|Elevation||310 m (1,020 ft)|
|Population (2004 census)|
|Time zone||EET (UTC+2)|
|• Summer (DST)||EEST (UTC+3)|
Al-Haffah (Arabic: الحفة) is a town in northwestern Syria administratively belonging to the Latakia Governorate, located 33 kilometres (21 miles) east of Latakia. It is the centre of al-Haffah District, one of the four districts (mantiqah) of the Latakia Goverorate. Located at an average height of 310 metres (1,020 feet) above sea level, al-Haffa's population was 4,298 in 2004 according to the Central Bureau of Statistics (CBS). Together with the surrounding villages in the al-Haffa subdistrict (nahiya) greater al-Haffa had a population of 23,347. Half of the town's inhabitants are Sunni Muslim, about 40% are Alawite, while Christians constitute about 10% of the population. The communities have lived together in al-Haffah for centuries.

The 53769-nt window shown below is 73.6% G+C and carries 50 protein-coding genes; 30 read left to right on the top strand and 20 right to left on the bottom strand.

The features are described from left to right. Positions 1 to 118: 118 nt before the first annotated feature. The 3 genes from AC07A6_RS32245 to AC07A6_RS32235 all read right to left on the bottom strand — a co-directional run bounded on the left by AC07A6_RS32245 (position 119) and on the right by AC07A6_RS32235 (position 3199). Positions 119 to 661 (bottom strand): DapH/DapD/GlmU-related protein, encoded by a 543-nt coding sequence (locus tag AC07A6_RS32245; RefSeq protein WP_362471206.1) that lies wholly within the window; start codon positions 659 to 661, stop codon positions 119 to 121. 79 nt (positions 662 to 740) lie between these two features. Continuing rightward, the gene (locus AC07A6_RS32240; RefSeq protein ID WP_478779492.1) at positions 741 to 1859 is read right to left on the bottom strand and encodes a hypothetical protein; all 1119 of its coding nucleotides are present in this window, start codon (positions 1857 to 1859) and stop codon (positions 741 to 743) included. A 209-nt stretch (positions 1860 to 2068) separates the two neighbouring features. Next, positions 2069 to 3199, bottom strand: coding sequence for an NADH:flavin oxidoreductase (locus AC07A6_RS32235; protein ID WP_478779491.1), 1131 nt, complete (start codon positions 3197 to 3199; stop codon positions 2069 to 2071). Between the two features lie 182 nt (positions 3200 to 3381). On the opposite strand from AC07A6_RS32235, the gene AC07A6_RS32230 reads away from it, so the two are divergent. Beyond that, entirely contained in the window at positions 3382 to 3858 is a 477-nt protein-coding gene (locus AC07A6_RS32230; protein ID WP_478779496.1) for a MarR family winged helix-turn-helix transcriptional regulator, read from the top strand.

The residents of al-Haffa are largely involved in agriculture. The town produces many types of fruits such as olive, fig, pomegranate, apple and pear.
Al-Haffa is surrounded with mountains and located just 7 km to the west of Salah Ed-Din Castle, a UNESCO World Heritage Site. The area has an ancient history starting with the settlement of the Phoenicians. Later on, it became a strategic point for the invading Crusaders.
Syrian geographer Yaqut al-Hamawi visited al-Haffah in the early 13th-century, during Ayyubid rule, and noted that it was a district to the west of Halab (Aleppo), comprising many villages. The cloths called Haffiyyah come from here ..."
In 1919 al-Haffah was part of the mini-revolt led by Umar al-Bitar in the Sahyun region of which al-Haffah was the center. Around this time, it joined the revolt of Saleh al-Ali which was in alliance with al-Bitar.
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